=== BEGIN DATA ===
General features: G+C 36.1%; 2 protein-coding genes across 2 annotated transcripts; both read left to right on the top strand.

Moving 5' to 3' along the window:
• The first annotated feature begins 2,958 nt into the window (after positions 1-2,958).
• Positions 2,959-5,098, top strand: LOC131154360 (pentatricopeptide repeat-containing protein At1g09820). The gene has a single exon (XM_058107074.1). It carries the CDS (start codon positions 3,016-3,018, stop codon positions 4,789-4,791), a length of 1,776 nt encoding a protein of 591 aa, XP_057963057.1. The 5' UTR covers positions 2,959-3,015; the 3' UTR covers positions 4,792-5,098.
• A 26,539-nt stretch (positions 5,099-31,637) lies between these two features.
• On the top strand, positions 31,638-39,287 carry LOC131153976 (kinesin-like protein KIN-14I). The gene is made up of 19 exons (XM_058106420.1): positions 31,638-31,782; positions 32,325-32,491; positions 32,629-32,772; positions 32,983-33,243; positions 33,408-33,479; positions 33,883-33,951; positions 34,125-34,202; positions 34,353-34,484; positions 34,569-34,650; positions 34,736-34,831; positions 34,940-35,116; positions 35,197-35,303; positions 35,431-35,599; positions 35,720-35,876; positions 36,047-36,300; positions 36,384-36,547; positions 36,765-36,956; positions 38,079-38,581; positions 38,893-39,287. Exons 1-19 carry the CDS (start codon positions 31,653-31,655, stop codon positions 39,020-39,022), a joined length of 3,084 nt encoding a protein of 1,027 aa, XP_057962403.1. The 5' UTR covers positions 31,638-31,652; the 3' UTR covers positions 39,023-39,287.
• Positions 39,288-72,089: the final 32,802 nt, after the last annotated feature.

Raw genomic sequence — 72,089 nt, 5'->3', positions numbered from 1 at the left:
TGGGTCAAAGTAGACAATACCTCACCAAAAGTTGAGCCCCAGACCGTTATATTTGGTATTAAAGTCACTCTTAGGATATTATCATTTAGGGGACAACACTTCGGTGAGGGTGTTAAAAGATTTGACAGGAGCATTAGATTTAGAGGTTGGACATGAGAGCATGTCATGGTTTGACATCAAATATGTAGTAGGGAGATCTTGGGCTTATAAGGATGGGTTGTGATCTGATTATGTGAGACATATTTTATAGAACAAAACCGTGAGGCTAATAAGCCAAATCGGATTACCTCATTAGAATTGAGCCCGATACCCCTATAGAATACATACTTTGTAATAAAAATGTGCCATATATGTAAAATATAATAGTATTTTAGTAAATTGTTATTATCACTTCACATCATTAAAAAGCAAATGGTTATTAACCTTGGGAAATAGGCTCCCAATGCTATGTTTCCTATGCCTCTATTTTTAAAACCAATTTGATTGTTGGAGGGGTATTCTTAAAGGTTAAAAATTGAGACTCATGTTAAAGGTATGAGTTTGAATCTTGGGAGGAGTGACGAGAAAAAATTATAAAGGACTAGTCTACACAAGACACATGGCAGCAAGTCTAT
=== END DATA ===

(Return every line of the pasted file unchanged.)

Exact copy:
General features: G+C 36.1%; 2 protein-coding genes across 2 annotated transcripts; both read left to right on the top strand.

Moving 5' to 3' along the window:
• The first annotated feature begins 2,958 nt into the window (after positions 1-2,958).
• Positions 2,959-5,098, top strand: LOC131154360 (pentatricopeptide repeat-containing protein At1g09820). The gene has a single exon (XM_058107074.1). It carries the CDS (start codon positions 3,016-3,018, stop codon positions 4,789-4,791), a length of 1,776 nt encoding a protein of 591 aa, XP_057963057.1. The 5' UTR covers positions 2,959-3,015; the 3' UTR covers positions 4,792-5,098.
• A 26,539-nt stretch (positions 5,099-31,637) lies between these two features.
• On the top strand, positions 31,638-39,287 carry LOC131153976 (kinesin-like protein KIN-14I). The gene is made up of 19 exons (XM_058106420.1): positions 31,638-31,782; positions 32,325-32,491; positions 32,629-32,772; positions 32,983-33,243; positions 33,408-33,479; positions 33,883-33,951; positions 34,125-34,202; positions 34,353-34,484; positions 34,569-34,650; positions 34,736-34,831; positions 34,940-35,116; positions 35,197-35,303; positions 35,431-35,599; positions 35,720-35,876; positions 36,047-36,300; positions 36,384-36,547; positions 36,765-36,956; positions 38,079-38,581; positions 38,893-39,287. Exons 1-19 carry the CDS (start codon positions 31,653-31,655, stop codon positions 39,020-39,022), a joined length of 3,084 nt encoding a protein of 1,027 aa, XP_057962403.1. The 5' UTR covers positions 31,638-31,652; the 3' UTR covers positions 39,023-39,287.
• Positions 39,288-72,089: the final 32,802 nt, after the last annotated feature.

Raw genomic sequence — 72,089 nt, 5'->3', positions numbered from 1 at the left:
TGGGTCAAAGTAGACAATACCTCACCAAAAGTTGAGCCCCAGACCGTTATATTTGGTATTAAAGTCACTCTTAGGATATTATCATTTAGGGGACAACACTTCGGTGAGGGTGTTAAAAGATTTGACAGGAGCATTAGATTTAGAGGTTGGACATGAGAGCATGTCATGGTTTGACATCAAATATGTAGTAGGGAGATCTTGGGCTTATAAGGATGGGTTGTGATCTGATTATGTGAGACATATTTTATAGAACAAAACCGTGAGGCTAATAAGCCAAATCGGATTACCTCATTAGAATTGAGCCCGATACCCCTATAGAATACATACTTTGTAATAAAAATGTGCCATATATGTAAAATATAATAGTATTTTAGTAAATTGTTATTATCACTTCACATCATTAAAAAGCAAATGGTTATTAACCTTGGGAAATAGGCTCCCAATGCTATGTTTCCTATGCCTCTATTTTTAAAACCAATTTGATTGTTGGAGGGGTATTCTTAAAGGTTAAAAATTGAGACTCATGTTAAAGGTATGAGTTTGAATCTTGGGAGGAGTGACGAGAAAAAATTATAAAGGACTAGTCTACACAAGACACATGGCAGCAAGTCTAT